I agree with the IEA - Budgets should be scrapped. They are awful political exercises in running a lolly scramble, whereby the Chancellor of the Exchequer gets to exercise wholly inappropriate powers to dish out other people's money.
He seeks glory and gratitude from the various preferred parties who either get some of their money back (a tax cut, or even tax freezes are meant to gain applause) or get to spend other people's money.
There are two things I want from the Budget in principle, as for the detail, I have suggestions on those too, but here goes.
1. Stop overspending: After Labour bleating on about how the deficit was being cut "too far and too fast" (it has not been cut by half yet), now it is claiming it can balance the budget faster. Don't put up with that. Balance the budget faster by cutting the vast range of unnecessary spending, which will reduce the inevitable pressure on interest rates coming from inflation. It will have a short-term slow down effect on the economy, but the dynamic benefits of reducing the size of the state in the longer term will more than compensate for that. For after you balance the budget, a portion of surpluses can be dedicated to ever lower taxes.
You can scrap free bus travel and the winter fuel allowance, the former being a transfer to bus companies and the latter able to be offset by scrapping the social/environmental levies in energy bills and scrapping VAT on energy (the EC will say it is breaching the law, but tell them where to go, or find a way to get around it). Start cutting the foreign aid budget, scrapping the nonsensical 0.7% of GDP UN target which ignores the sizeable contribution of private donations and favours state aid over private charity. Run a scythe through future taxpayer funded spending plans on railways and inefficient local transport projects that demand ongoing subsidies. That includes admitting that HS2 will exacerbate the "north-south divide" and saying the project will wind down unless the private sector wants to finance, build, own and operate it. Announce that child benefit for new children will be scrapped in one year, so that over time this ridiculous subsidy for having children you can't afford comes to an end. Change pension indexation to match inflation not wages. Scrap government house building programmes in favour of replacing the Stalinist planning legislation with a property rights based approach that lets property owners build what they want, as long as they respect the property rights of others and negotiate compensation when infringing upon such rights.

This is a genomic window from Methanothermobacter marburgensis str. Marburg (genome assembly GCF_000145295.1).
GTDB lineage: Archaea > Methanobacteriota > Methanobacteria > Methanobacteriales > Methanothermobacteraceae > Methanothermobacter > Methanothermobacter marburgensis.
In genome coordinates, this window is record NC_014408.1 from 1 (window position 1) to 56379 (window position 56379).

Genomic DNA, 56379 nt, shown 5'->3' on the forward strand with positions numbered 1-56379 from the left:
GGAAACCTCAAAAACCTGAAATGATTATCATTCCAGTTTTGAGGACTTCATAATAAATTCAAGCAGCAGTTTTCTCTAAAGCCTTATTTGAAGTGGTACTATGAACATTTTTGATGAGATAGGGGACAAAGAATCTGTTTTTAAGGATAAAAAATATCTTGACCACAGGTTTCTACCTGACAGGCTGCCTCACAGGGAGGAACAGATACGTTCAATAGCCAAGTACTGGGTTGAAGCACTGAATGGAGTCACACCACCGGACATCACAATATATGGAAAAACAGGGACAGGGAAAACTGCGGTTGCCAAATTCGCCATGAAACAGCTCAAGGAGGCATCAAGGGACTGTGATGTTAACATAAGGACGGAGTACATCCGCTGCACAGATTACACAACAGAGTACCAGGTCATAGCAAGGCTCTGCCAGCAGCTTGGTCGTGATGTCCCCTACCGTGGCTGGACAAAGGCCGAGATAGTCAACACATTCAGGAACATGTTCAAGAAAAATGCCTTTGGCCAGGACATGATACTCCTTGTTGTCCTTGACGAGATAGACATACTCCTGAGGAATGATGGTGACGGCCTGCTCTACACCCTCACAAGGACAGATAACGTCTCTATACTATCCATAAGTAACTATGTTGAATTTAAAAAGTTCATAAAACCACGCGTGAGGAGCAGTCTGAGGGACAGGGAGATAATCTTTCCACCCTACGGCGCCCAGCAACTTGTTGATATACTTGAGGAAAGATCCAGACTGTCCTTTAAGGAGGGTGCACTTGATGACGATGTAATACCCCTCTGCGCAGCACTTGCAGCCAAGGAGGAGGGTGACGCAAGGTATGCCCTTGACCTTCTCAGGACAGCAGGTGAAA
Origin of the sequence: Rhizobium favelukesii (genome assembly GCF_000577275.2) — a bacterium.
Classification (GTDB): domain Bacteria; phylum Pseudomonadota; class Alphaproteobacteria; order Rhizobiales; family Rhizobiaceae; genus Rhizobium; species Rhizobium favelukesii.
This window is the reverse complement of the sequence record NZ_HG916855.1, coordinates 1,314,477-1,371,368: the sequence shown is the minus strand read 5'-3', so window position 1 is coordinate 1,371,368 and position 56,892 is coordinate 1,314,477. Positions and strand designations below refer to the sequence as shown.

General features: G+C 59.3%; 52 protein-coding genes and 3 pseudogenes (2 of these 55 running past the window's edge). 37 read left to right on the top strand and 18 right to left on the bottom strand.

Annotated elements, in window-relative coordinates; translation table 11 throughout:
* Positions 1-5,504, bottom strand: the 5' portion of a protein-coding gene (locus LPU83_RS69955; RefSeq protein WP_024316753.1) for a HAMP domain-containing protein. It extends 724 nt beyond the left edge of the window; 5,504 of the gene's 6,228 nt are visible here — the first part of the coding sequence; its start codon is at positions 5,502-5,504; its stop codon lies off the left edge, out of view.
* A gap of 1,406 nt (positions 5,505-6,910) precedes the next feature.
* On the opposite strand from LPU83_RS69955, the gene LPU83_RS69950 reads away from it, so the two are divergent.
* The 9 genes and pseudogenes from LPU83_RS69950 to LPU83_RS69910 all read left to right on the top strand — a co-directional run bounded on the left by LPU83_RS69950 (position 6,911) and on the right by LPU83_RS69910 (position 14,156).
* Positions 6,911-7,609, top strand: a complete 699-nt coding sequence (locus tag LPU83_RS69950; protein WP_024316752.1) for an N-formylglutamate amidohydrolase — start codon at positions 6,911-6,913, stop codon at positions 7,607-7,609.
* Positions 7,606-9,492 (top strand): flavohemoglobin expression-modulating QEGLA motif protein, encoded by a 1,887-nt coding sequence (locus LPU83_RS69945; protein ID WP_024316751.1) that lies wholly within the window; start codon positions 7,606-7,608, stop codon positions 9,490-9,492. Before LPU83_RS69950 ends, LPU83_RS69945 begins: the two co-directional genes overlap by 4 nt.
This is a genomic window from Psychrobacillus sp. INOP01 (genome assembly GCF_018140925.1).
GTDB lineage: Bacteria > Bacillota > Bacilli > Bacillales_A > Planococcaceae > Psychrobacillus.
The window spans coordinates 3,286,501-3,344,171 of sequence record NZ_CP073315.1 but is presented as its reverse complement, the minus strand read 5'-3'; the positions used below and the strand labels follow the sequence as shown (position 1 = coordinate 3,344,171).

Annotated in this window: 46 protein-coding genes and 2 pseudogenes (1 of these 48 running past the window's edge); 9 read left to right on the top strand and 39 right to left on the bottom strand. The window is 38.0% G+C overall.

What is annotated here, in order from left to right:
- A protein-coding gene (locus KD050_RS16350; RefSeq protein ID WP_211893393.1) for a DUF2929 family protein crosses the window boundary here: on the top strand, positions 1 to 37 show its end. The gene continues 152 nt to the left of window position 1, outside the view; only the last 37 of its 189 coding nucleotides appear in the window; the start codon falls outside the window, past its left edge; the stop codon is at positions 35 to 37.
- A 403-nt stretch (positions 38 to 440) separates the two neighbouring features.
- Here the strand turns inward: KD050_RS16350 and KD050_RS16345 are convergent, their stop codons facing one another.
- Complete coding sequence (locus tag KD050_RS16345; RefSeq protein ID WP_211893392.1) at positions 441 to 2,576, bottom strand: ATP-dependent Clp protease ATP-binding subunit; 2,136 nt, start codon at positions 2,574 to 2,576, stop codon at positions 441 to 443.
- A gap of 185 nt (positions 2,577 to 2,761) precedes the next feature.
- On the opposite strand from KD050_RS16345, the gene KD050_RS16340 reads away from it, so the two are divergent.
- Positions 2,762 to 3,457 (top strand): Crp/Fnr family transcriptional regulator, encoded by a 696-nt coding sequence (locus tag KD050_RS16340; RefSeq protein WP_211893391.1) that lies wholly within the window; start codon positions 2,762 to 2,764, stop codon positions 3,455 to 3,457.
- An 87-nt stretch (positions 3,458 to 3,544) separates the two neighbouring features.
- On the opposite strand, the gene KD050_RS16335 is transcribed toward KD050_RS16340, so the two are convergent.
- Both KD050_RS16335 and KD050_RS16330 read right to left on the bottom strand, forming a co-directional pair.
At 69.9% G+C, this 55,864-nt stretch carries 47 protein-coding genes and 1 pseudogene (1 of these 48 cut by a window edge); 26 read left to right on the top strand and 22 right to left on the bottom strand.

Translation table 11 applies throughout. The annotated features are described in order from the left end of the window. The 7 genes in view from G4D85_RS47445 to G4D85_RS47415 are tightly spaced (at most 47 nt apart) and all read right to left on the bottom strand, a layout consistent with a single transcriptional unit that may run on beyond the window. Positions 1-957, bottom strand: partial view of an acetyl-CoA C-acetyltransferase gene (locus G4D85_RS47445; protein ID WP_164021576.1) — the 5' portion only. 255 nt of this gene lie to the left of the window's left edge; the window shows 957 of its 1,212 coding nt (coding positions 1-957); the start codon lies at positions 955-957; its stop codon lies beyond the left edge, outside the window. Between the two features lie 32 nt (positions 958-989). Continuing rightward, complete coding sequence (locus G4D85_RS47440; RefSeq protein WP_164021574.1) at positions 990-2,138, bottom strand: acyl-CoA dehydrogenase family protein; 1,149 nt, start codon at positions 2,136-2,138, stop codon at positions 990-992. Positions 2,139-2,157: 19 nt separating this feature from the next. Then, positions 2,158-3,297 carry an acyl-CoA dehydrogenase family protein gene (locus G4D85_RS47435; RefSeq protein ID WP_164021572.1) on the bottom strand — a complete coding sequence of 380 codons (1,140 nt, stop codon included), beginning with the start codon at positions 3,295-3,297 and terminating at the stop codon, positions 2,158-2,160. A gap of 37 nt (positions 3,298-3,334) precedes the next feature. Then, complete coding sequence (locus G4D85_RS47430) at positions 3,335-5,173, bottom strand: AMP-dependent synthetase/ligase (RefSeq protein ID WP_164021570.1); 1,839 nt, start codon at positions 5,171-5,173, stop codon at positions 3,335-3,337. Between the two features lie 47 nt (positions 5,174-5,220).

Let's be clear, despite the regular misuse of language from the Prime Minister, the Government has not "tackled our debts". It has increased them. State spending must be cut until surpluses are being generated. It is hardly radical, it only needs a cut in state spending to 40% of GDP.
2. Reduce punitive, distorting taxes: As the IEA has suggested, there should be annual indexation of thresholds for taxes, this should include income tax, stamp duty and inheritance tax. However, more should be done. Stamp duty should be immediately reformed into a graduated tax, and the entry threshold for the tax lifted to the second tier. This will do much more to help people seeking to buy a home over time, and boost spending in the construction and associated sector than sub-prime mortgage backing. Air passenger duty should be reduced to the domestic flight level at all airports, both to boost tourism and reduce business travel costs. Of course the 45p tax rate should go, but that's politically too toxic before the election, so the income tax allowance should have the above £100,000 clawback lifted. It's either a taxable allowance or it isn't. Meanwhile, lifting it up to the minimum wage level should also be a priority. Scrap employer National Insurance (a tax on jobs if ever there was one), and restructure fuel duty by (much to Treasury's chagrin) hypothecating a suitable proportion for transport funding (about half of fuel duty would cover road and rail subsidies if you include vehicle excise duty) and that the government will cut fuel duty by 1p per annum every year until it gets to those levels. Announce the end to the TV licence and that the BBC will have transitional fixed taxpayer funding for the next settlement period, but will need to seek other ways of funding itself over that period.
In short, don't give away more of other people's money to "help" those who are better off helping themselves if they got their own money back.
Labour's response will always be spend more, pretend you can take it from the hated "rich" (whoever they are). Your response should be "we're giving people their money back" and every pound we spend is a pound someone else can't spend.